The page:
Even before testing supercritical fluid extraction on their products or raw materials, prospects frequently ask questions about costs and safety.
Q: Is supercritical fluid extraction (SFE) expensive compared to other extraction methods?
A: Today, commodity items such as coffee, hops, and spices are processed by SFE and are economically competitive with traditional organic solvent extraction. Supercritical fluid extraction of nutraceuticals such as saw palmetto, antioxidants, and omega-3 concentrates can, in many instances, be even less expensive than traditional solvent extraction processes due to the elimination of solvent recovery steps.
Q: Is SFE complex?
A: Customarily SFE is simpler than traditional extraction processes: simplified clean-up and recovery of the SCF solvent, single-step extraction yielding often highly concentrated actives due to high selectivity of CO2, and elimination of solvent residues in the product.
Q: Is high pressure operation hazardous?
A: With proper standard operating procedures and abiding by ASME standards, working at high pressure is a safe operation. Supercritical CO2 plants have been in operation in the US, Europe, and Asia since the late 1970s. Additionally, CO2 is non-toxic and non-flammable, unlike many organic solvents.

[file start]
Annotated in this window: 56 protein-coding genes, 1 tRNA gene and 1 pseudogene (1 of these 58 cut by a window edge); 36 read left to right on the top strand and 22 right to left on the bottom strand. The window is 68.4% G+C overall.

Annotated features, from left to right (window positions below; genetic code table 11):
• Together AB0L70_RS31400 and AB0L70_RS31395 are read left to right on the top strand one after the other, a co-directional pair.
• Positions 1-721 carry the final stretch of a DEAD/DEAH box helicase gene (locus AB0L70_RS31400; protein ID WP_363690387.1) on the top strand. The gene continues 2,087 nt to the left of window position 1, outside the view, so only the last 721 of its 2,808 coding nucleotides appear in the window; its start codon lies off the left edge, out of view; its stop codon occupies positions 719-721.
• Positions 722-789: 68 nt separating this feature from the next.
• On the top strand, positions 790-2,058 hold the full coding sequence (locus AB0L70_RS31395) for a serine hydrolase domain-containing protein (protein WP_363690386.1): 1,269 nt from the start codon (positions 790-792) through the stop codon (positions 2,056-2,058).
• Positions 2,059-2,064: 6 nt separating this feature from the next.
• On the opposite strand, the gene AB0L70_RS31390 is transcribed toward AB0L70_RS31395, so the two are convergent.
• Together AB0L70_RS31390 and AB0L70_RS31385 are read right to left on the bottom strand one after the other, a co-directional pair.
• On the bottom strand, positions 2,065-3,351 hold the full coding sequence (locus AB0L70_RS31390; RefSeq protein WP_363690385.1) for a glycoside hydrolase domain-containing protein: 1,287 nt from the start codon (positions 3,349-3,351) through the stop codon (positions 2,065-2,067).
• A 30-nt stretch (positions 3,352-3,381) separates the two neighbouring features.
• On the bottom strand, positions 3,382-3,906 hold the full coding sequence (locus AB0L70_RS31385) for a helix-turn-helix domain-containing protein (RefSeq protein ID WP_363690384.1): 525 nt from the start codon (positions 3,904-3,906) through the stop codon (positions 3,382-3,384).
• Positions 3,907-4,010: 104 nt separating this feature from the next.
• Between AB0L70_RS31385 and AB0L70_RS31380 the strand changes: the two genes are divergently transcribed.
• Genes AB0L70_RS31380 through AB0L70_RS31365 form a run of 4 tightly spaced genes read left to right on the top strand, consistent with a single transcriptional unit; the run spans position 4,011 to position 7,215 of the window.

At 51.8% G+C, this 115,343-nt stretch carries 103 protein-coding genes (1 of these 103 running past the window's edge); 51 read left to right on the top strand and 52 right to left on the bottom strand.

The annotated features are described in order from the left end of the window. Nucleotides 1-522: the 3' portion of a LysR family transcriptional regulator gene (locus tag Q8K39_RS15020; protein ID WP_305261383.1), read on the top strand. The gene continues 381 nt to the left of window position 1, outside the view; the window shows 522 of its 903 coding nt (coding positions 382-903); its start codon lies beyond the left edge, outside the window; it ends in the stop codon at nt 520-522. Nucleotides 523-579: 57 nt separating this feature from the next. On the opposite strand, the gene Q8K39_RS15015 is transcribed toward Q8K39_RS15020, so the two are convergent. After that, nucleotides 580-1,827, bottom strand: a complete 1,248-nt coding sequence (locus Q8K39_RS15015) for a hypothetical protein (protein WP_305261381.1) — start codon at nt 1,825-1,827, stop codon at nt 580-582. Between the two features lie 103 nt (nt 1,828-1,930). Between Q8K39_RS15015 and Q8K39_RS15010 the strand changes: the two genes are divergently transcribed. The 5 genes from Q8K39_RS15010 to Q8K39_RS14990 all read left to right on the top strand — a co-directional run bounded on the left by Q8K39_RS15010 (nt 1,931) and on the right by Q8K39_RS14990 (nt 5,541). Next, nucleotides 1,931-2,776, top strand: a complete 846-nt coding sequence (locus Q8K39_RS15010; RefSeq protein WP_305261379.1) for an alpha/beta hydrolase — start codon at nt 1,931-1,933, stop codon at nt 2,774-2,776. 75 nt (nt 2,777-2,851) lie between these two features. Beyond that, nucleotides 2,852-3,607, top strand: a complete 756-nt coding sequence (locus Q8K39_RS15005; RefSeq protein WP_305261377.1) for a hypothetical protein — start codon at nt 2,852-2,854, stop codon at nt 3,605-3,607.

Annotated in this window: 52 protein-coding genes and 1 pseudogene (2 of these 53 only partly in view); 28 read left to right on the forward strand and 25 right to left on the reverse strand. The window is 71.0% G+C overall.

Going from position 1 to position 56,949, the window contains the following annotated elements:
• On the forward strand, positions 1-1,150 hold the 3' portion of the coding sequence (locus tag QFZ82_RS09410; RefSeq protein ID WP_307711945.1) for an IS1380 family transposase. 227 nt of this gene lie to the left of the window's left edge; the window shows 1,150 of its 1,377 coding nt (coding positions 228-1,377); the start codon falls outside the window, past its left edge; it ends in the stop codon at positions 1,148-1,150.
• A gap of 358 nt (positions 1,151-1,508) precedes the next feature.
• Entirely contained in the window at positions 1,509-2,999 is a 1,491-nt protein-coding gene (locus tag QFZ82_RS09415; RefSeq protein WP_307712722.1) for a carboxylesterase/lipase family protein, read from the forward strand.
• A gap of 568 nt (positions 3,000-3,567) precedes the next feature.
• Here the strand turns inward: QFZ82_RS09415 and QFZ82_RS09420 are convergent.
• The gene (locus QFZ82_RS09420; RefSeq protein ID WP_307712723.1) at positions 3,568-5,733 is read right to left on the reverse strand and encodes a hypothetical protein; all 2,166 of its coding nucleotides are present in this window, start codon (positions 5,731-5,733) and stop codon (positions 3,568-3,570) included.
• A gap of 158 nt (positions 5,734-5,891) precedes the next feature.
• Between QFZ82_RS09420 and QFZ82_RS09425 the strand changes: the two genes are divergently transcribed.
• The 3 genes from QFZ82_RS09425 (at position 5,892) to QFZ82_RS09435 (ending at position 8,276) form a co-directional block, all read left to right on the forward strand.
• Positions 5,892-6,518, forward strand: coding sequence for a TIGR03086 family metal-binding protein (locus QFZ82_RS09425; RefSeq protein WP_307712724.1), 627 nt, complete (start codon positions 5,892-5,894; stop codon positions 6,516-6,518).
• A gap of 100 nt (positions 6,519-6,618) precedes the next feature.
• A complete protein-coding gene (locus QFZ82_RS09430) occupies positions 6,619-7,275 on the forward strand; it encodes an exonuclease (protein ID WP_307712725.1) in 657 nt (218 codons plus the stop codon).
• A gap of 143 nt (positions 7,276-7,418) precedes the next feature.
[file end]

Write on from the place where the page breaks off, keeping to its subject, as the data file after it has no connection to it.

Q: Will CO2 emissions from SFE processes contribute to global warming?
A: Industrial scale SFE does not generate any CO2. The CO2 used for SFE is sourced from existing processes such as fermentation, and, thus, does not add emissions.
Q: Is SFE equipment expensive?
A: As in any commercial operation, equipment costs depend on many factors such as plant size and throughput, operating conditions, feed characteristics, markets, and selling price. Case-by-case economic evaluations point out the commercial viability of products produced by SFE.
Q: Will the SFE be too harsh on my material?
A: Extractions can be carried out at much lower temperatures as compared to other separation or purification methods, such as molecular distillation and wiped film evaporation. CO2 extraction is often the preferred method for sensitive raw materials products.